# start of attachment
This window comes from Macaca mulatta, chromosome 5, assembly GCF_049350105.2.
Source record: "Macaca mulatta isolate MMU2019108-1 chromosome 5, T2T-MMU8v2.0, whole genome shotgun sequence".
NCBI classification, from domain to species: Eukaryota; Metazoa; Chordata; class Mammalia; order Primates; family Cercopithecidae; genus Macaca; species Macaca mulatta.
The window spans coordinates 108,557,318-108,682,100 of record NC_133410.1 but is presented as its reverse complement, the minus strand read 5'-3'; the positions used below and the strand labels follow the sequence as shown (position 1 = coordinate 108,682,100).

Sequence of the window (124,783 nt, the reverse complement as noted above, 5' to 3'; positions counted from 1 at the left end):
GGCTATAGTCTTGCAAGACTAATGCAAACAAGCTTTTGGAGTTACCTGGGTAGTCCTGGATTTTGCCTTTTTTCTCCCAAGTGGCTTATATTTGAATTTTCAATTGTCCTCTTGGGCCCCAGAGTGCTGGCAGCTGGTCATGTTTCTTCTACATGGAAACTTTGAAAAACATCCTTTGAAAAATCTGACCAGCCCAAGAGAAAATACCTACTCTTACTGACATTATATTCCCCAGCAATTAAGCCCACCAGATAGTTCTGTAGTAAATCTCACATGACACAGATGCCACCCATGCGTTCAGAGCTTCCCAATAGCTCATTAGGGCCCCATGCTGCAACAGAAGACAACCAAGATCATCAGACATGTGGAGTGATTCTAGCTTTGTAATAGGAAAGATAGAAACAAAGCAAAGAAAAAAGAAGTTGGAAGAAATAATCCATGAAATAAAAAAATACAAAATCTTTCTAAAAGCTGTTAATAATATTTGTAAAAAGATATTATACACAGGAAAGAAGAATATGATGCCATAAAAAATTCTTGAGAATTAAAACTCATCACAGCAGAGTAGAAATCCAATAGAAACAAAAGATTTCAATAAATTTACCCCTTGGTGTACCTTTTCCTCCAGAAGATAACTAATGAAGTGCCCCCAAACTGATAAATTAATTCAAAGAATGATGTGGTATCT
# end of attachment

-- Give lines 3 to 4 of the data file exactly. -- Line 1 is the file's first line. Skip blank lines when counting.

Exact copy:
NCBI classification, from domain to species: Eukaryota; Metazoa; Chordata; class Mammalia; order Primates; family Cercopithecidae; genus Macaca; species Macaca mulatta.
The window spans coordinates 108,557,318-108,682,100 of record NC_133410.1 but is presented as its reverse complement, the minus strand read 5'-3'; the positions used below and the strand labels follow the sequence as shown (position 1 = coordinate 108,682,100).